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Navigating An Even Year
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It’s an even year, which can only mean one thing. Sorry Giants fans, this one is not for you. Oh, how I wish it were. To be quite honest I’m still recovering from the bitterness over the lack of a bullpen to help us maintain the post season tradition. But alas, we took a fall in an even year and so the 2016 World Series will belong to someone else.

In spite of this recent occurrence, I’m still a Giants fan and will remain one forever more. We’re a lucky lot to have witnessed the skills of our scrappy brood, doubted by many, fighters until the end.

The even year I speak of, is the one we encounter not every two, but every four years. Yes, I’m speaking of the ever (not so popular and somewhat painful) 2016 Presidential Election. We’re just weeks away from our civic duty and reporting to the polls to ‘cast our vote.’

This has been an interesting political season. The candidates have clearly gained a lot of media attention, as a parent however it’s been interesting to journey through the process through the eyes and questions of a nine- and 12-year-old.

My PIC and I began talking about the election and how we would parent during it in mid-summer. We recognized the opportunity for both conversation and education in the way of the minors we share space with. Then my daughter asked a question which made us more aware of our responsibility than ever before.

One night in early August she simply asked if it was against the law not to vote. Prior to this question she had heard inappropriate defaming comments made by Donald Trump and had become aware of the Hillary Clinton e-mail scandal.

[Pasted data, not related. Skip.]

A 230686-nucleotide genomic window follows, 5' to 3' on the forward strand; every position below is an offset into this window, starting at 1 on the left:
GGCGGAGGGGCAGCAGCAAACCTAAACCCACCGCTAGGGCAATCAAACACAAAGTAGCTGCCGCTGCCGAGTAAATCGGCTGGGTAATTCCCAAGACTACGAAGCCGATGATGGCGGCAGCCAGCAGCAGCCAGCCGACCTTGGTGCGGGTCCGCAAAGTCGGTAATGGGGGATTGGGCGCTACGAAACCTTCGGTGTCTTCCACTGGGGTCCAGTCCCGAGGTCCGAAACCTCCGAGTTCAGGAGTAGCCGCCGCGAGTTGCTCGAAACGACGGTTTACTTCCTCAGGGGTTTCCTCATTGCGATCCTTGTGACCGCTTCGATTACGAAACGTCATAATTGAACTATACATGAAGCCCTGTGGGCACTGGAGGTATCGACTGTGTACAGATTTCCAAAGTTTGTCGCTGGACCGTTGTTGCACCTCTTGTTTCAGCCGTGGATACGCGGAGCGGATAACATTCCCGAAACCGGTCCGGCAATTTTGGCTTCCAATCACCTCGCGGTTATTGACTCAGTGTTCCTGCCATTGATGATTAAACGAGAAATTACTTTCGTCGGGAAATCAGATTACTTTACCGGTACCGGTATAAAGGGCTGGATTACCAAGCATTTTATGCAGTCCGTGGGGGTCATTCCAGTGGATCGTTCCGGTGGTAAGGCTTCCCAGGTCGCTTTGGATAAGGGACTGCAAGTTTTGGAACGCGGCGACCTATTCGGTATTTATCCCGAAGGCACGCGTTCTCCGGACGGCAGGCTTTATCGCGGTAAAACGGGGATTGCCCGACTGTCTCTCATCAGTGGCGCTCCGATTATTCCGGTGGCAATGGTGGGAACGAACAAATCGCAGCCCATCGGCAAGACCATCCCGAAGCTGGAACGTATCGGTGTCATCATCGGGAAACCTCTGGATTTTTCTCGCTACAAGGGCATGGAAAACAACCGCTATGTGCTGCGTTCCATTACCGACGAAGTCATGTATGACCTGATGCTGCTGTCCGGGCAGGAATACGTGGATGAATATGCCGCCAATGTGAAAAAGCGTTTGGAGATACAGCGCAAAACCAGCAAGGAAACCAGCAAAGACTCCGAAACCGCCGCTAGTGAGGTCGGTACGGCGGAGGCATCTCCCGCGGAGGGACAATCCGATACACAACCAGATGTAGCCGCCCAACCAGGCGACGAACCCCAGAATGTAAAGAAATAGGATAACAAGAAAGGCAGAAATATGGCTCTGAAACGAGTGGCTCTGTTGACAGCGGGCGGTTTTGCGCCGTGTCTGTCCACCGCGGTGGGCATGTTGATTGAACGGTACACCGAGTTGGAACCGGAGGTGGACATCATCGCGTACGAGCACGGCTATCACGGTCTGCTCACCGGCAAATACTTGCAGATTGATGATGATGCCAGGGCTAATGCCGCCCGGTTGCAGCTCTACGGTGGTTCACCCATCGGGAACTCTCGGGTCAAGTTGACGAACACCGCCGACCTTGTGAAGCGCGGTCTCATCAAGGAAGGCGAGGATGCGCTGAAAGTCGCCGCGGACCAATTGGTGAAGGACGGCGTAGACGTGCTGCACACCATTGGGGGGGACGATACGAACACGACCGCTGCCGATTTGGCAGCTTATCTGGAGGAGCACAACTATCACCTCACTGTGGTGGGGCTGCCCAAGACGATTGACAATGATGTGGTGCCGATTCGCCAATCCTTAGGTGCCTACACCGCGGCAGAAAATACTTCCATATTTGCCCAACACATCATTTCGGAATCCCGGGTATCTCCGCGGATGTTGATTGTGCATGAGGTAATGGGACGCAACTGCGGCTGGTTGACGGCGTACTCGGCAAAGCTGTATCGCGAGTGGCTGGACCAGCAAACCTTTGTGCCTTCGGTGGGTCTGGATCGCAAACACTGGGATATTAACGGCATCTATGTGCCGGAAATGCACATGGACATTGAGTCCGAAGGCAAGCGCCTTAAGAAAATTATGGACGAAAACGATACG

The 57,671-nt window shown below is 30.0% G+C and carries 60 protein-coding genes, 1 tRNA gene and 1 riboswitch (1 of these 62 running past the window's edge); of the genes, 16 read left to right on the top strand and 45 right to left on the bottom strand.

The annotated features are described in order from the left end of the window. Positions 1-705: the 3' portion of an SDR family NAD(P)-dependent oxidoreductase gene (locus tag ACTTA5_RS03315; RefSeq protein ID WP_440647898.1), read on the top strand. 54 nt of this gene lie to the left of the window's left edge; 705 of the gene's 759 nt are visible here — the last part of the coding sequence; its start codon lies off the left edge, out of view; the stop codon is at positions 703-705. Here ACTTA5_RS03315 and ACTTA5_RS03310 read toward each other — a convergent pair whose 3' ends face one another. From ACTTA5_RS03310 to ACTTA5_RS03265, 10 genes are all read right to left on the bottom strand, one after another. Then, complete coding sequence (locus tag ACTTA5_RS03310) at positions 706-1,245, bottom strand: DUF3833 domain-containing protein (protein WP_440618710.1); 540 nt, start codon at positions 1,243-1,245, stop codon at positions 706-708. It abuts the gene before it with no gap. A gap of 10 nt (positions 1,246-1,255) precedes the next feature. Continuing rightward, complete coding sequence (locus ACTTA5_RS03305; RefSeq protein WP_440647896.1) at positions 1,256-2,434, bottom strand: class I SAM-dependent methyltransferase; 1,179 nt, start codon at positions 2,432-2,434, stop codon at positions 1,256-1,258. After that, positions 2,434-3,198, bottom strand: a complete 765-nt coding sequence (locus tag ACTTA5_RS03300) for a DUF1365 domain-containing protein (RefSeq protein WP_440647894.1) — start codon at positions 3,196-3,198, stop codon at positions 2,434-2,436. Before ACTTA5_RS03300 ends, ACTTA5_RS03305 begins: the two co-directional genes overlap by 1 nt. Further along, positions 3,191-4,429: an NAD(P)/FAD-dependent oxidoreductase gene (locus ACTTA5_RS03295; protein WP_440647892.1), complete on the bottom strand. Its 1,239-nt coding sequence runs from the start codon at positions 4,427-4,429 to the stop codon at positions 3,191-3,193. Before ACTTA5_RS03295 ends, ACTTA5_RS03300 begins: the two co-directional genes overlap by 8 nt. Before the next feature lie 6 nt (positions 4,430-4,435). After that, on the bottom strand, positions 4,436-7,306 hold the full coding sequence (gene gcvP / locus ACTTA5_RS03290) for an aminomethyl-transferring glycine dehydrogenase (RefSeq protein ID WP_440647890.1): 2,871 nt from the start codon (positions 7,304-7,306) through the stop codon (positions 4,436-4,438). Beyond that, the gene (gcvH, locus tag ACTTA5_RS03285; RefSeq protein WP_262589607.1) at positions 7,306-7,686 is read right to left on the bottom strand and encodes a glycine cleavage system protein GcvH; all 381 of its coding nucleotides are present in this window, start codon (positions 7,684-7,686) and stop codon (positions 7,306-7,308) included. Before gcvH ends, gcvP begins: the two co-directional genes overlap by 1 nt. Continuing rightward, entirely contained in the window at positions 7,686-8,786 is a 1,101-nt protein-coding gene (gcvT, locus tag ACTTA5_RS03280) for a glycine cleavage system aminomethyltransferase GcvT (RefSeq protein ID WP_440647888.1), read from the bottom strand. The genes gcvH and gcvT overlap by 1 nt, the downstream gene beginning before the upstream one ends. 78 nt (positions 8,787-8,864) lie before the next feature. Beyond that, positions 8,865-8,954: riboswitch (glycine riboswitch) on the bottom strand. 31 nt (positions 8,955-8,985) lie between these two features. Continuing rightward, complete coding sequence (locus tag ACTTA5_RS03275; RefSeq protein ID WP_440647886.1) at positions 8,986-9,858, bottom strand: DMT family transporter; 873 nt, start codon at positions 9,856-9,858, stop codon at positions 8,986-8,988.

“One is a mean bully and the other lies,” she said. “Can you just not vote, mommy?”

Side note: Prior to this conversation we had spoken very little in our home about either candidate. Her question was prompted from reports she had heard via the radio and adult conversation she overheard while visiting family.

I shared with her my personal opinion on our civic responsibility to vote. The freedoms that we have, that have been protected and fought for so that we may have a voice. A freedom which many in other countries long for and often times spend their entire life trying to achieve. I shared stories of family members who have served our country so that we may continue to have these freedoms, as well as our own ancestry and what voting meant to our family members who had immigrated to America.

Then we faced the debates. My PIC and I knew as a team, that we wanted the children to watch the presidential debates, which would follow with family conversation. My oldest is 12; he will cast his first vote at the age of 20, which is just eight short years away. This to us, seemed important.

It’s interesting to watch the behavior of grown adults through the eyes of children. The first debate, is the first time I have heard my daughter speak to the TV as if the person could hear her.

Sure, we do our fair share of yelling at Buster Posey or Madbum on a home run hit, but that’s about it.

These debates boggled the mind of our two (somewhat) well-mannered children. Personally, I was proud of what they observed, as it showed us they were truly paying attention and not just watching because they had to.

Key points they noticed most were: interrupting, avoiding questions and making mockery of topics they (as children) find important. The position of the moderator confused them a bit, as maintaining order seemed to get the best of Lester Holt.

I’m proud to share we are now two debates down as a family with tonight’s being our third and final before opening discussion on who gets our vote November 8. As adults, we each respect the privacy of making our selections confidential. As parental figures, we also embrace the lesson of how to choose the candidate which best represents our ideals.

So that’s what we’ve gained this ‘even’ year as a family. Watching the Giants in some postseason magic would have been my preference. But that’s part of being a ‘grown-up,’ we don’t always get dealt the hand we might choose, yet somehow we persevere. If we’re lucky, we teach them (the little people) half as much as they teach us. God Bless America … Go vote.


Teresa Hammond is a staff reporter for The Oakdale Leader, The Riverbank News and The Escalon Times. She may be reached at or by calling 847-3021.